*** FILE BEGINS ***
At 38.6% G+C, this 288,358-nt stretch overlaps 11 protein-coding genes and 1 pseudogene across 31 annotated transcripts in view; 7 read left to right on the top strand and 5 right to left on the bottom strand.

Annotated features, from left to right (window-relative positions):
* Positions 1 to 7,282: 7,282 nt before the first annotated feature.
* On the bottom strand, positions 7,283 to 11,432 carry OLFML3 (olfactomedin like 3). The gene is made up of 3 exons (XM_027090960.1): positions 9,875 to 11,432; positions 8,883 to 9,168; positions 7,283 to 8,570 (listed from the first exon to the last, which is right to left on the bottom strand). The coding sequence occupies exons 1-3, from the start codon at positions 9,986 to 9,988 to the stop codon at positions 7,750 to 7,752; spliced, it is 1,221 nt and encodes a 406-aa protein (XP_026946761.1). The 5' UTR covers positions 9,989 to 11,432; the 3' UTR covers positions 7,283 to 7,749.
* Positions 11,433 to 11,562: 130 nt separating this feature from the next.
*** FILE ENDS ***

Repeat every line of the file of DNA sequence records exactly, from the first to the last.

At 38.6% G+C, this 288,358-nt stretch overlaps 11 protein-coding genes and 1 pseudogene across 31 annotated transcripts in view; 7 read left to right on the top strand and 5 right to left on the bottom strand.

Annotated features, from left to right (window-relative positions):
* Positions 1 to 7,282: 7,282 nt before the first annotated feature.
* On the bottom strand, positions 7,283 to 11,432 carry OLFML3 (olfactomedin like 3). The gene is made up of 3 exons (XM_027090960.1): positions 9,875 to 11,432; positions 8,883 to 9,168; positions 7,283 to 8,570 (listed from the first exon to the last, which is right to left on the bottom strand). The coding sequence occupies exons 1-3, from the start codon at positions 9,986 to 9,988 to the stop codon at positions 7,750 to 7,752; spliced, it is 1,221 nt and encodes a 406-aa protein (XP_026946761.1). The 5' UTR covers positions 9,989 to 11,432; the 3' UTR covers positions 7,283 to 7,749.
* Positions 11,433 to 11,562: 130 nt separating this feature from the next.